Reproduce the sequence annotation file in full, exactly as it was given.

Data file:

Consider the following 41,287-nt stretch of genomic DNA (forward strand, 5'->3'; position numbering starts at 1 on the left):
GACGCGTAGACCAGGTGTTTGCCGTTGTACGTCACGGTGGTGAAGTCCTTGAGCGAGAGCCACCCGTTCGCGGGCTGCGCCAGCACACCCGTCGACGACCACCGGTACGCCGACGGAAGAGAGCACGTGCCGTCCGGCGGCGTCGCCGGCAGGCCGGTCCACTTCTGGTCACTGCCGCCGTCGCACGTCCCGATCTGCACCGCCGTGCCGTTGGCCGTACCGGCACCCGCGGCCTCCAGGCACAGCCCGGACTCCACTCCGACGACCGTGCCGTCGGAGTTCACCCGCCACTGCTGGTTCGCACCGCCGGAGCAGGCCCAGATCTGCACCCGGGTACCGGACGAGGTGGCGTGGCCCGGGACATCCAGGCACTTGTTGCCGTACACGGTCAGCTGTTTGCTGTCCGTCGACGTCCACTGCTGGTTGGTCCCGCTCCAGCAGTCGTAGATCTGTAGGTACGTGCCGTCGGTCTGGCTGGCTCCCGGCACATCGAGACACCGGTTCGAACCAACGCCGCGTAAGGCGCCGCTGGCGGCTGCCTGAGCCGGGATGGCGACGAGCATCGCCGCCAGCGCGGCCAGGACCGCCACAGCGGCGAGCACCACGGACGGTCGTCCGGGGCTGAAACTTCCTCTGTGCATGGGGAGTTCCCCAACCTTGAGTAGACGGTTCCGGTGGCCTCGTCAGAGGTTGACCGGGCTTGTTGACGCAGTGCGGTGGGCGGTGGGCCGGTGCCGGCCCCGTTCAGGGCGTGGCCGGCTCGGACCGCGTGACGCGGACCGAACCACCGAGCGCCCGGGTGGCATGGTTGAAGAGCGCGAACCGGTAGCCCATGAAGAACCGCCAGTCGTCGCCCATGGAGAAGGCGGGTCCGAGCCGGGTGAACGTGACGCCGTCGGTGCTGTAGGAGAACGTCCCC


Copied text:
Consider the following 41,287-nt stretch of genomic DNA (forward strand, 5'->3'; position numbering starts at 1 on the left):
GACGCGTAGACCAGGTGTTTGCCGTTGTACGTCACGGTGGTGAAGTCCTTGAGCGAGAGCCACCCGTTCGCGGGCTGCGCCAGCACACCCGTCGACGACCACCGGTACGCCGACGGAAGAGAGCACGTGCCGTCCGGCGGCGTCGCCGGCAGGCCGGTCCACTTCTGGTCACTGCCGCCGTCGCACGTCCCGATCTGCACCGCCGTGCCGTTGGCCGTACCGGCACCCGCGGCCTCCAGGCACAGCCCGGACTCCACTCCGACGACCGTGCCGTCGGAGTTCACCCGCCACTGCTGGTTCGCACCGCCGGAGCAGGCCCAGATCTGCACCCGGGTACCGGACGAGGTGGCGTGGCCCGGGACATCCAGGCACTTGTTGCCGTACACGGTCAGCTGTTTGCTGTCCGTCGACGTCCACTGCTGGTTGGTCCCGCTCCAGCAGTCGTAGATCTGTAGGTACGTGCCGTCGGTCTGGCTGGCTCCCGGCACATCGAGACACCGGTTCGAACCAACGCCGCGTAAGGCGCCGCTGGCGGCTGCCTGAGCCGGGATGGCGACGAGCATCGCCGCCAGCGCGGCCAGGACCGCCACAGCGGCGAGCACCACGGACGGTCGTCCGGGGCTGAAACTTCCTCTGTGCATGGGGAGTTCCCCAACCTTGAGTAGACGGTTCCGGTGGCCTCGTCAGAGGTTGACCGGGCTTGTTGACGCAGTGCGGTGGGCGGTGGGCCGGTGCCGGCCCCGTTCAGGGCGTGGCCGGCTCGGACCGCGTGACGCGGACCGAACCACCGAGCGCCCGGGTGGCATGGTTGAAGAGCGCGAACCGGTAGCCCATGAAGAACCGCCAGTCGTCGCCCATGGAGAAGGCGGGTCCGAGCCGGGTGAACGTGACGCCGTCGGTGCTGTAGGAGAACGTCCCC